The Victorian gold rush came to Eltham in the early 1850s and with it came a crime wave. Local traders called for police protection. This led to the appointment in 1857 of Irish-born Peter Lawlor as Senior Constable at Eltham. In 1859 Peter and his wife Kate were able to move into an official police residence at the corner of Maria Street (now Main Road) and Brougham Street, with stables out the back and a large paddock for grazing across the road. Some of their children went to Eltham Primary School. That 1859 police residence is now the home of the Eltham District Historical Society. The small wooden building on the very corner is a modern replica of the separate police station/office built around 1885-1900.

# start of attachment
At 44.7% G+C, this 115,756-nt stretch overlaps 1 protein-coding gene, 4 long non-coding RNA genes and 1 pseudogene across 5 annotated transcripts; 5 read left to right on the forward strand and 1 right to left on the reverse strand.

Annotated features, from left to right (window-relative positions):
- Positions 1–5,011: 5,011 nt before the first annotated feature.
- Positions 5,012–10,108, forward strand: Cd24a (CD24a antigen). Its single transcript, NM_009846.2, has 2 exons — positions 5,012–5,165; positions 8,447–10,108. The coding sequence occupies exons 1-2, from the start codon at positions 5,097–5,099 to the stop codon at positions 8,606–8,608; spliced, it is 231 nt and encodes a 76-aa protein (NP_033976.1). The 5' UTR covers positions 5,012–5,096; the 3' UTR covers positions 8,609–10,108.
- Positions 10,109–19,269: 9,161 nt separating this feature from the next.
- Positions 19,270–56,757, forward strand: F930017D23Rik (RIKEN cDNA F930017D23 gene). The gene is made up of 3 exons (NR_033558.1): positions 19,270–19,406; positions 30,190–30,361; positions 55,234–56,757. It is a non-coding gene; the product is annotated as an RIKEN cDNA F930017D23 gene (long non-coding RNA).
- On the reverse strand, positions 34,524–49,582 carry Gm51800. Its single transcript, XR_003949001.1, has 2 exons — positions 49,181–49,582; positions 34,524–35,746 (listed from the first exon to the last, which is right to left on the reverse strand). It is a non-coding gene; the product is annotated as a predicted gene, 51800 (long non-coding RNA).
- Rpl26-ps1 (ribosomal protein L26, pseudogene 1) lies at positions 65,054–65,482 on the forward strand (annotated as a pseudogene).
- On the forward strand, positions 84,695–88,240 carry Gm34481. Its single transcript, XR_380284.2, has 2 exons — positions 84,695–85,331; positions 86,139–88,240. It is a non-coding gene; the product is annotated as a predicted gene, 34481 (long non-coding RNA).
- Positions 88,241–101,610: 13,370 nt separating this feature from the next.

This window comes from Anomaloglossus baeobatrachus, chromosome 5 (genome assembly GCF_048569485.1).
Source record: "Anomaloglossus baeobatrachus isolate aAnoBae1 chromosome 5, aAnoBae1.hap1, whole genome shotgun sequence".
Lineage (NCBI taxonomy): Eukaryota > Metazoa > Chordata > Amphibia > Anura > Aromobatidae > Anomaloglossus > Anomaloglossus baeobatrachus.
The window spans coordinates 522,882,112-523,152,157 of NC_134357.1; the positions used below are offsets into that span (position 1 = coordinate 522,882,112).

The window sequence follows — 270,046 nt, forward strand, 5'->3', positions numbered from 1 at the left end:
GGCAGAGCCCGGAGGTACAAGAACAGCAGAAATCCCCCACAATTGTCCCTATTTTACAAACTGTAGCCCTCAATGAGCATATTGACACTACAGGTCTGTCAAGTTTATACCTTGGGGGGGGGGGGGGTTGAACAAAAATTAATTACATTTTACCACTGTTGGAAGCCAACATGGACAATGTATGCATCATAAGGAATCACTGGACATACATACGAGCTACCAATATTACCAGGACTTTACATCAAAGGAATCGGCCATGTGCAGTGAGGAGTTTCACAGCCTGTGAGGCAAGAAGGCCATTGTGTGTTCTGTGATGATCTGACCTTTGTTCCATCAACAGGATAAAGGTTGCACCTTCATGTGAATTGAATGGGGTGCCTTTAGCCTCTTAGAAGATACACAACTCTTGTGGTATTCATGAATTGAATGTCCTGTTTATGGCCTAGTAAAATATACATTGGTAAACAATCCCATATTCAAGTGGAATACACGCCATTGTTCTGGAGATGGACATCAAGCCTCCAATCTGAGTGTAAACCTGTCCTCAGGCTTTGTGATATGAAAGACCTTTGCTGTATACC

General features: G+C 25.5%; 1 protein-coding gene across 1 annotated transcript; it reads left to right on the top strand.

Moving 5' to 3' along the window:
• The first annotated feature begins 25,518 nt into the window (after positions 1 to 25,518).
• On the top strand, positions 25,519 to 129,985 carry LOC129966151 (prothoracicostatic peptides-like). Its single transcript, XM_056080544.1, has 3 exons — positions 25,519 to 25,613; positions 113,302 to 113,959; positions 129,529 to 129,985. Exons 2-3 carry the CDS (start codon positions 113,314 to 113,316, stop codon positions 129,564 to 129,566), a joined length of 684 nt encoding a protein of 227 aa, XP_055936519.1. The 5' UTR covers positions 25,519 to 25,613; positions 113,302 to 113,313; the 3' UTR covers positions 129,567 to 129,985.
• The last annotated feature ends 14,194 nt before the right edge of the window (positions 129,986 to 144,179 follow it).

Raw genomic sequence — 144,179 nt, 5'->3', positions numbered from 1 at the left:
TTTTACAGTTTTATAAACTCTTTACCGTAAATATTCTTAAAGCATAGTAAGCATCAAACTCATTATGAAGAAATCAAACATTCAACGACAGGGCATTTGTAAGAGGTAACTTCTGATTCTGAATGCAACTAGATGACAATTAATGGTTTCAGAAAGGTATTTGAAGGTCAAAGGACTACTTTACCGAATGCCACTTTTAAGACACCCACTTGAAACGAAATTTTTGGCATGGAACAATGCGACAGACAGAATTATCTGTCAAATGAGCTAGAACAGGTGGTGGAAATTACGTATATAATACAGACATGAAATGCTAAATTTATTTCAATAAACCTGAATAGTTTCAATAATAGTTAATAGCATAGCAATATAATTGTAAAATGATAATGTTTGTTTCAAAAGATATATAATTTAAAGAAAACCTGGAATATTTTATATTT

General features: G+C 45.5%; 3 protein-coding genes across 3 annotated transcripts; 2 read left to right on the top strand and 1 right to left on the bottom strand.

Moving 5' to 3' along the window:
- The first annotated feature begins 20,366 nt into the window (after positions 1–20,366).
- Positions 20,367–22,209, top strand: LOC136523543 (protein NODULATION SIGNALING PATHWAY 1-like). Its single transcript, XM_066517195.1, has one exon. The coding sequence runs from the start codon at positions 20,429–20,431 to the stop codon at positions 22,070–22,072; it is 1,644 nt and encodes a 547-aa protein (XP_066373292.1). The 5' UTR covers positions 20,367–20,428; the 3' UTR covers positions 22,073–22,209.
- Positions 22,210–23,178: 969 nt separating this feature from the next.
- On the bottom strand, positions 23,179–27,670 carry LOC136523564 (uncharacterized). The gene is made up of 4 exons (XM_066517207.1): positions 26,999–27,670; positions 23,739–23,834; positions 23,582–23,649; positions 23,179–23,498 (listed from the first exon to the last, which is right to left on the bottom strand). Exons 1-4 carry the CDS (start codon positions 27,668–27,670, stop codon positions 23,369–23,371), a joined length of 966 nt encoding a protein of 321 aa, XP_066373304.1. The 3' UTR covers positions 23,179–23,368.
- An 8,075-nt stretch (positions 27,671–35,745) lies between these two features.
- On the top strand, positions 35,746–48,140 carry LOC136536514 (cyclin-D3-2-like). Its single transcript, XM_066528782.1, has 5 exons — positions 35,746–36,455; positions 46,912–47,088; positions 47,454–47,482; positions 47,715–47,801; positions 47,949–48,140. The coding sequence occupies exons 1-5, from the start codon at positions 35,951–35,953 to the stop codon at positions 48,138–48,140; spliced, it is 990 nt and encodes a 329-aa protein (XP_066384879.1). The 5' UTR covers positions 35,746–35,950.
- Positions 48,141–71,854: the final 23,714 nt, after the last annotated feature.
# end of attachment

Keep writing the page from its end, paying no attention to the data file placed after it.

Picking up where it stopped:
Cases investigated by Constable Lawlor included murders, stealing (horses, cattle, fowls, watches, linen, clothing), a search for a missing person, and two separate instances of abandoned children seeking help. He was officially commended in 1866 for bringing to justice a man who had indecently assaulted an 11-year old girl. Sadly, there was a similar but unconnected case only a few months later. But events had a lighter side; in 1871 Kate lent her piano to the Snowflakes Christy Minstrels for a Catholic Church fund-raising concert.
Peter was transferred to Prahran in 1872. He died in 1876 and is buried in Eltham Cemetery with four of his children. His headstone was stolen some time after May 1990 but was returned anonymously (broken into three pieces) in August 2013. It is resting on his grave but has not been re-erected.